Defining “sustainable” fish: industry and NGOs meet

Posted by Nicole Eckersley on 23rd May 2011

Key members of the Australian seafood industry and environmental NGOs have come together at the Seafood Services Australia Network Meeting, held at Sydney Fish Market last week, to discuss the need for clearer definitions and terminology, and increased community engagement on sustainability.

“The issue we face is that there are many varied definitions and complex terminology relating to sustainability. There are also many eco-labels for seafood around the world – each with different criteria. In addition, contradictions currently exist between industry and conservation groups about which fisheries are sustainable. It’s very confusing for the consumer,” said Grahame Turk, managing director of the Sydney Fish Market.

While this presents a large task for all parties involved, Mr Turk said he was encouraged by the willingness of all stakeholders in the industry, including individual and chain retailers, processors, fishers and environmental groups to work together to create greater understanding and transparency on sustainability.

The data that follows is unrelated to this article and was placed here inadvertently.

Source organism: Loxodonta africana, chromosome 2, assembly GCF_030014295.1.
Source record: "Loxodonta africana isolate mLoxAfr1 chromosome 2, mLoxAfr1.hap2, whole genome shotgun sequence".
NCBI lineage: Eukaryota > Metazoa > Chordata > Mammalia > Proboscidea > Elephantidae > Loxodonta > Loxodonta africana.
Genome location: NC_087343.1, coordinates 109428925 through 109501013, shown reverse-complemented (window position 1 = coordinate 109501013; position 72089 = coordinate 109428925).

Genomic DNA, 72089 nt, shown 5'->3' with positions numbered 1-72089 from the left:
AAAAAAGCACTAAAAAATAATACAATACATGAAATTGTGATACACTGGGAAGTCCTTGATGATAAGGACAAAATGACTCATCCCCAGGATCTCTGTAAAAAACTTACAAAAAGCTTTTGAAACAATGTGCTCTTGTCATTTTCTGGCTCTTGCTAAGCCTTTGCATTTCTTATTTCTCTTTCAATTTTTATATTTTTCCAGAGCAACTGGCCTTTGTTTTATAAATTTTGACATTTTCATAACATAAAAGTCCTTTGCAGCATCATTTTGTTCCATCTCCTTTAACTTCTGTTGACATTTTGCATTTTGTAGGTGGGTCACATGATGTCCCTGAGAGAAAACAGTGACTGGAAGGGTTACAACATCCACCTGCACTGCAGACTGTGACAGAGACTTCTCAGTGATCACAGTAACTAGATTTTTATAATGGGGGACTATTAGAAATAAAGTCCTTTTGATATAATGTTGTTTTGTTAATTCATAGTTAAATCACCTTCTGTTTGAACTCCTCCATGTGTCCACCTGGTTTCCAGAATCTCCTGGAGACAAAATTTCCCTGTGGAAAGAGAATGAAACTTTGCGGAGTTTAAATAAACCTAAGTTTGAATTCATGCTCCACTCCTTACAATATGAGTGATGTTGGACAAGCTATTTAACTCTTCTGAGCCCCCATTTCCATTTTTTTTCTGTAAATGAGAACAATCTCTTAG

Phil MacMullen, Head of Environmental Responsibility for Seafish Industry Authority in the United Kingdom (UK), was a visiting keynote speaker at the event. MacMullen highlighted the importance of common language and co-management by a range of industry stakeholders in providing transparency and gaining the confidence of consumers.

“What’s particularly important is the effective communication of evidence-based arguments. Along with that, is transparency – and a willingness to be held to account for what you do, ” MacMullen said.

Increasing demand for Australian seafood and growing concern for the sustainability of seafood were central to discussion throughout the event. Key outcomes from the meeting were plans to develop a common language initiative and look at sustainability labelling for Australian seafood products.

”This meeting has strengthened relationships throughout the industry and has provided a strong foundation to work together in arming consumers with the information they need in an easy to understand format,” said Turk.

The one-day forum was chaired by Dr Patrick Hone, Executive Director of the Fisheries Research & Development Corporation, with other speakers including Duncan Leadbitter from Fish Matter and Professor Robert Kearney from the University of Canberra.